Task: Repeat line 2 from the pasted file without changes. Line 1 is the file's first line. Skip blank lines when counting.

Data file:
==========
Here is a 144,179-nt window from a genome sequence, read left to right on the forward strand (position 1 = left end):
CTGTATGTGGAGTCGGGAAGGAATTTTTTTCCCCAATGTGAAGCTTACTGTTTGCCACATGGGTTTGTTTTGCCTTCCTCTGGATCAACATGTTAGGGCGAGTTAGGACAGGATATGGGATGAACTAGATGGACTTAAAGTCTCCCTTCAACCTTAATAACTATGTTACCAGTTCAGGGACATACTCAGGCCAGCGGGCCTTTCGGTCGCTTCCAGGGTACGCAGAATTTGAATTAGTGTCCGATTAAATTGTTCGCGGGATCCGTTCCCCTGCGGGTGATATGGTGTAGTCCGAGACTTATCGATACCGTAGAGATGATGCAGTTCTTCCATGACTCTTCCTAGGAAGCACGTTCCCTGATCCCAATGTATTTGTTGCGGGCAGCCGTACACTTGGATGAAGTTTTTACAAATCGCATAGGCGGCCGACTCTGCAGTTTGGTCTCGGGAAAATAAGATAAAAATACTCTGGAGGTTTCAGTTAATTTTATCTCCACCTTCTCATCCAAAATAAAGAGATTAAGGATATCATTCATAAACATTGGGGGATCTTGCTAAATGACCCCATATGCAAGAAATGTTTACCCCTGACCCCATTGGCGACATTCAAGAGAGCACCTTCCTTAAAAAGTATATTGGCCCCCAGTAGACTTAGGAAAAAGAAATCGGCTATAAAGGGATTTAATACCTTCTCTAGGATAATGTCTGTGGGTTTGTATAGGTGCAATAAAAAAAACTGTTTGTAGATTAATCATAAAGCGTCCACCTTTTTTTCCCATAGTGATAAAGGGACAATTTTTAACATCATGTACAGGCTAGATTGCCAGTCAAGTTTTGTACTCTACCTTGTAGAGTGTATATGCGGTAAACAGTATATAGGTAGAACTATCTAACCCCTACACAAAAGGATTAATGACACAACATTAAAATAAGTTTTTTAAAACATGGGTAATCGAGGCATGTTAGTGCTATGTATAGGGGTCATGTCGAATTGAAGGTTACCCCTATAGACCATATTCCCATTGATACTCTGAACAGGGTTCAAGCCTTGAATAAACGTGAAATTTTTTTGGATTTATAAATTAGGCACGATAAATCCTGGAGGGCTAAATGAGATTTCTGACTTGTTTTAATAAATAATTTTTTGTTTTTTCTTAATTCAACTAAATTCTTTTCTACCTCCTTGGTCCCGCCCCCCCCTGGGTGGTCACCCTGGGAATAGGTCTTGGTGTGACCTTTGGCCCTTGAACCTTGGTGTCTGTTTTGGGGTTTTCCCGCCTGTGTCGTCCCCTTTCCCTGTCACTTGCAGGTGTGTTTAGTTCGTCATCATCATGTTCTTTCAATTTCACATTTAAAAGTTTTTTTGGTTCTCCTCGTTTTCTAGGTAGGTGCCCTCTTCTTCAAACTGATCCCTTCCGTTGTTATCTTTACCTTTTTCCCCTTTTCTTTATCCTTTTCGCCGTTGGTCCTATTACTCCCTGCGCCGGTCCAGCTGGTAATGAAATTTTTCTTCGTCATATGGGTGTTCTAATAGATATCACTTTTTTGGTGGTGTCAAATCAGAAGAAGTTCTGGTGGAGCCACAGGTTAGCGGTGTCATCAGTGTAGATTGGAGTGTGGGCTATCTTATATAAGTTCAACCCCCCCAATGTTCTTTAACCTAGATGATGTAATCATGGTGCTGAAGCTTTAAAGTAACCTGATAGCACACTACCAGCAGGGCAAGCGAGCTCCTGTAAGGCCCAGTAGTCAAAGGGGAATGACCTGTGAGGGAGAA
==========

CTGTATGTGGAGTCGGGAAGGAATTTTTTTCCCCAATGTGAAGCTTACTGTTTGCCACATGGGTTTGTTTTGCCTTCCTCTGGATCAACATGTTAGGGCGAGTTAGGACAGGATATGGGATGAACTAGATGGACTTAAAGTCTCCCTTCAACCTTAATAACTATGTTACCAGTTCAGGGACATACTCAGGCCAGCGGGCCTTTCGGTCGCTTCCAGGGTACGCAGAATTTGAATTAGTGTCCGATTAAATTGTTCGCGGGATCCGTTCCCCTGCGGGTGATATGGTGTAGTCCGAGACTTATCGATACCGTAGAGATGATGCAGTTCTTCCATGACTCTTCCTAGGAAGCACGTTCCCTGATCCCAATGTATTTGTTGCGGGCAGCCGTACACTTGGATGAAGTTTTTACAAATCGCATAGGCGGCCGACTCTGCAGTTTGGTCTCGGGAAAATAAGATAAAAATACTCTGGAGGTTTCAGTTAATTTTATCTCCACCTTCTCATCCAAAATAAAGAGATTAAGGATATCATTCATAAACATTGGGGGATCTTGCTAAATGACCCCATATGCAAGAAATGTTTACCCCTGACCCCATTGGCGACATTCAAGAGAGCACCTTCCTTAAAAAGTATATTGGCCCCCAGTAGACTTAGGAAAAAGAAATCGGCTATAAAGGGATTTAATACCTTCTCTAGGATAATGTCTGTGGGTTTGTATAGGTGCAATAAAAAAAACTGTTTGTAGATTAATCATAAAGCGTCCACCTTTTTTTCCCATAGTGATAAAGGGACAATTTTTAACATCATGTACAGGCTAGATTGCCAGTCAAGTTTTGTACTCTACCTTGTAGAGTGTATATGCGGTAAACAGTATATAGGTAGAACTATCTAACCCCTACACAAAAGGATTAATGACACAACATTAAAATAAGTTTTTTAAAACATGGGTAATCGAGGCATGTTAGTGCTATGTATAGGGGTCATGTCGAATTGAAGGTTACCCCTATAGACCATATTCCCATTGATACTCTGAACAGGGTTCAAGCCTTGAATAAACGTGAAATTTTTTTGGATTTATAAATTAGGCACGATAAATCCTGGAGGGCTAAATGAGATTTCTGACTTGTTTTAATAAATAATTTTTTGTTTTTTCTTAATTCAACTAAATTCTTTTCTACCTCCTTGGTCCCGCCCCCCCCTGGGTGGTCACCCTGGGAATAGGTCTTGGTGTGACCTTTGGCCCTTGAACCTTGGTGTCTGTTTTGGGGTTTTCCCGCCTGTGTCGTCCCCTTTCCCTGTCACTTGCAGGTGTGTTTAGTTCGTCATCATCATGTTCTTTCAATTTCACATTTAAAAGTTTTTTTGGTTCTCCTCGTTTTCTAGGTAGGTGCCCTCTTCTTCAAACTGATCCCTTCCGTTGTTATCTTTACCTTTTTCCCCTTTTCTTTATCCTTTTCGCCGTTGGTCCTATTACTCCCTGCGCCGGTCCAGCTGGTAATGAAATTTTTCTTCGTCATATGGGTGTTCTAATAGATATCACTTTTTTGGTGGTGTCAAATCAGAAGAAGTTCTGGTGGAGCCACAGGTTAGCGGTGTCATCAGTGTAGATTGGAGTGTGGGCTATCTTATATAAGTTCAACCCCCCCAATGTTCTTTAACCTAGATGATGTAATCATGGTGCTGAAGCTTTAAAGTAACCTGATAGCACACTACCAGCAGGGCAAGCGAGCTCCTGTAAGGCCCAGTAGTCAAAGGGGAATGACCTGTGAGGGAGAA